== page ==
British Humanists rebut Papal attacks on atheism and secularism

  • post Type / Members and partners
  • Date / 17 September 2010

Pope Benedict XVI has begun his state visit to the UK with attacks on atheism and secularism. In his opening address to the Queen at Holyroodhouse in Edinburgh on 16 September, the Pope referred to “a Nazi tyranny that wished to eradicate God from society” and then went on to urge the UK to guard against “aggressive forms of secularism”. In response, IHEU member organizations in Britain denounced the Pope’s attempt to equate atheism with Nazism and argued that secularism is the best guarantee for human rights for all.

Nazi nonsense

The UK gay Humanist charity, the Pink Triangle Trust (PTT) robustly rejected the Pope’s claim that the Nazis were atheists. “This is rubbish,” said PTT secretary George Broadhead. “Hitler himself was born, and remained all his life, a Catholic. The church never excommunicated him. In 1933, he signed a concordat with the Vatican. The church agreed to keep priests and religion out of politics while Hitler, among other things, granted complete freedom to confessional schools throughout the country – a notable victory for German Catholics.

“The Vatican even asked God to bless the new German Reich! It ordered all German bishops to swear allegiance to the Nazi regime with an oath that ended, ‘In the performance of my spiritual office and in my solicitude for the welfare and the interest of the German Reich, I will endeavor to avoid all detrimental acts which might endanger it’.”

Secular identity

Terry Sanderson, president of the National Secular Society, also slammed the Pope’s opening address: “The Pope is hardly off the plane before he launches his first attack on secularism (or the ‘new aggressive form of secularism’) as a threat to the power that he feels should be his alone to wield.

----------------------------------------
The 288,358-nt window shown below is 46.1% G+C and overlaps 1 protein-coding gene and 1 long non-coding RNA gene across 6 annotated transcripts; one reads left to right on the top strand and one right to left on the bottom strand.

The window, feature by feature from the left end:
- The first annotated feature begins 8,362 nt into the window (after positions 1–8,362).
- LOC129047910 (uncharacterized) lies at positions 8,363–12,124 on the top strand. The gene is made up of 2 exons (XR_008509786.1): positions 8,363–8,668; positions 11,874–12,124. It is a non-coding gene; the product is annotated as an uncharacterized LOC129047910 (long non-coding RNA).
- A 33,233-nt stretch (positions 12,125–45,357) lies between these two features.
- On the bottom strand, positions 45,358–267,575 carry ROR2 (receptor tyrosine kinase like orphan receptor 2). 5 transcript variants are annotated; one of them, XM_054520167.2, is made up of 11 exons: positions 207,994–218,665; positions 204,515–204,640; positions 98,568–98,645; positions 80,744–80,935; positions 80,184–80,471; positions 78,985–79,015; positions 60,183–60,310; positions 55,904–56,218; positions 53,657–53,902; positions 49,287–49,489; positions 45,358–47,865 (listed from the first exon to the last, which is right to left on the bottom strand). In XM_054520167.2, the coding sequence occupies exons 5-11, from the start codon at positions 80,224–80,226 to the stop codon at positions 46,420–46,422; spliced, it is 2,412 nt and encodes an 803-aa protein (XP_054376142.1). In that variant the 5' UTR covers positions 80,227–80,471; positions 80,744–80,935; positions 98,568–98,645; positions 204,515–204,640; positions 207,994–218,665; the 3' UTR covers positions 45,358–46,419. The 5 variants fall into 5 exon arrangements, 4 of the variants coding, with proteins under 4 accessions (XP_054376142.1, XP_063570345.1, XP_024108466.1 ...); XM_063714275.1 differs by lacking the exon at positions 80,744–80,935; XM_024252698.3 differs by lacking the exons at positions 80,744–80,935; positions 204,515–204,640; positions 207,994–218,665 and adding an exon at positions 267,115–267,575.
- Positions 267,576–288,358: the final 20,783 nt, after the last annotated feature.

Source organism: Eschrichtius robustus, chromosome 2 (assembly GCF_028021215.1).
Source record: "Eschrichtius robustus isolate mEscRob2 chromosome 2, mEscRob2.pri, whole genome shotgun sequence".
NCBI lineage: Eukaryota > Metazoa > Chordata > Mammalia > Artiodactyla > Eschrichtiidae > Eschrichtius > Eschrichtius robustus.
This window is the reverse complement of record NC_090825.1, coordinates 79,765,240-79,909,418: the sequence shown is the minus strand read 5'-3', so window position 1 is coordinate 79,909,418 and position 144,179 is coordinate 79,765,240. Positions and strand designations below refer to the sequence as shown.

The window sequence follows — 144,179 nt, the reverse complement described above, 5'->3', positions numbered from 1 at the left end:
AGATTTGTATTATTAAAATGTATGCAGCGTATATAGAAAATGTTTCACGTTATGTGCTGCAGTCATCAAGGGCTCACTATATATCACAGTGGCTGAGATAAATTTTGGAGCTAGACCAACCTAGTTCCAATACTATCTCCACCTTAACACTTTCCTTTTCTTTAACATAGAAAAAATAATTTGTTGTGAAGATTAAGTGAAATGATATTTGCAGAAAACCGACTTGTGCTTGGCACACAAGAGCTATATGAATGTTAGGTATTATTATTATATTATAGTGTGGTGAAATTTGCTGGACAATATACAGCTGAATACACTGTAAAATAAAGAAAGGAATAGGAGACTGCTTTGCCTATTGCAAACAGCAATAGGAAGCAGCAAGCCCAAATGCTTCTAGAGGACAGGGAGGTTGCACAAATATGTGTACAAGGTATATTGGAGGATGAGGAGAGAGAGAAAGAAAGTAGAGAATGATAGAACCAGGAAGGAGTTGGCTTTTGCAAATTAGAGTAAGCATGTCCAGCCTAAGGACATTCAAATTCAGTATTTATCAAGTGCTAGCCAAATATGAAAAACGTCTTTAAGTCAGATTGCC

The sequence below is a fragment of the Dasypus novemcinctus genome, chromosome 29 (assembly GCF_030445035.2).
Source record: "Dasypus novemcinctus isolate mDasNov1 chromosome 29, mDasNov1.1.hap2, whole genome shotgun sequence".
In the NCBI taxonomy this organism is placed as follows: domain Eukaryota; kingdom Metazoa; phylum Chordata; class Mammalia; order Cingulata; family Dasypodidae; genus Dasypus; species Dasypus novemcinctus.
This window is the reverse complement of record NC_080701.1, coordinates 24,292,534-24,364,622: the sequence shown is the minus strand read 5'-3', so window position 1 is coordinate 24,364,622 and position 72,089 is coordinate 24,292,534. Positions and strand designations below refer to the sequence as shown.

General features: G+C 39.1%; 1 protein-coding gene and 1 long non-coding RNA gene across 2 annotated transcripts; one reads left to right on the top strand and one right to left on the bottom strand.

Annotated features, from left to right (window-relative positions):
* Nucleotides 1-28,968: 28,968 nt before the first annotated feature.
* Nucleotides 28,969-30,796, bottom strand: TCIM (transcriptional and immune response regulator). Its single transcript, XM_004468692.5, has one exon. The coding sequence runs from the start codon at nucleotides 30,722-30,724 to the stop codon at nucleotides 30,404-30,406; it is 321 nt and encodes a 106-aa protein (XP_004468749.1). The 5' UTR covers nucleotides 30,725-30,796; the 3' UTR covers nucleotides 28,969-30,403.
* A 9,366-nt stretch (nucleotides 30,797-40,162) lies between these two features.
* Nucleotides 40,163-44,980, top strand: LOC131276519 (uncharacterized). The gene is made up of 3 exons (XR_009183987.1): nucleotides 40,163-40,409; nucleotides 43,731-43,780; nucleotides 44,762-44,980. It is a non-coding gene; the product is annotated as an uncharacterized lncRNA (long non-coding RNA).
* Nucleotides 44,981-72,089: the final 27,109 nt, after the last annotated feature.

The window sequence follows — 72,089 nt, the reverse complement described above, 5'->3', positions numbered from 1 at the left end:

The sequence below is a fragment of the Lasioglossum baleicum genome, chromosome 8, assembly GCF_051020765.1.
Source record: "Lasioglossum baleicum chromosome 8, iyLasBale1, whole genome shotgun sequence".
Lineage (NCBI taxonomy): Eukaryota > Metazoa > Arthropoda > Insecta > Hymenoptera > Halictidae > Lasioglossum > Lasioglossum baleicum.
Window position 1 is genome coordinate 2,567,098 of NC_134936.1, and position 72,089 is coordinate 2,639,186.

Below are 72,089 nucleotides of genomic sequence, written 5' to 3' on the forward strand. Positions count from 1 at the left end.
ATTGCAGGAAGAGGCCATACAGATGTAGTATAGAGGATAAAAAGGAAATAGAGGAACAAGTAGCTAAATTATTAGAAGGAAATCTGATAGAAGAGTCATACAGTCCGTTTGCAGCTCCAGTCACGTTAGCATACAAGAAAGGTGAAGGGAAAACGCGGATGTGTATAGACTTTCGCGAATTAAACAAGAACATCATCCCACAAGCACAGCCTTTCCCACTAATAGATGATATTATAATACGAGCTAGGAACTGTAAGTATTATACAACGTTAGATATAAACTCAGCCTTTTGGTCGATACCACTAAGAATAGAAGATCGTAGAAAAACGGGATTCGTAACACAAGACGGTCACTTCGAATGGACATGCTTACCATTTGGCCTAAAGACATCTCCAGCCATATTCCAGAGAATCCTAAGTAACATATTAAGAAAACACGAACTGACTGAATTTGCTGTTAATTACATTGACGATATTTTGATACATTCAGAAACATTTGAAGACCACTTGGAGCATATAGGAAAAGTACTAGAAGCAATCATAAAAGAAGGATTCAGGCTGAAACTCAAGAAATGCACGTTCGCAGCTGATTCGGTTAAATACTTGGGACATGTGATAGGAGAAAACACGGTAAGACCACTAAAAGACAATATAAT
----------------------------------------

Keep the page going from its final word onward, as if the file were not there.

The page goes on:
“The secular identity of the British people is not something to criticise, but to celebrate. We have rejected dogmatic religion devoid of compassion. In its place we have embraced and included gay people and given them the right to full equality, given women the right to control their own fertility, given scientists a free hand to seek cures for horrific diseases by the use of stem-cell research.

“Mass attendance has declined by a half in the last twenty years – showing that Catholics too are voting with their feet. The vast majority disregard the Pope’s dogma. Recent polls show just 5% of Catholics reject contraception in all circumstances.”

Andrew Copson, chief executive of the British Humanist Association and IHEU vice president, added: “The notion that it is non-religious people in the UK today who want to force their views on others, coming from a man whose organisation exerts itself internationally to impose its narrow and exclusive form of morality and undermine the human rights of women, children, gay people and many others, is surreal.”

Protest the Pope

Meanwhile, at its Annual General Meeting (AGM) on 17 September 2010, Coventry & Warwickshire Humanists, a local group in the English Midlands, unanimously approved a resolution on the ‘Protest the Pope’ campaign. The resolution reads: “This AGM supports the peaceful protests of the British Humanist Association and the National Secular Society as part of the ‘Protest the Pope’ campaign against Pope Benedict XVI’s state visit to the UK and against the Pope’s pronouncements on issues of great importance to Humanists: abortion, assisted suicide, contraception and AIDS prevention, gay rights, inter alia.”

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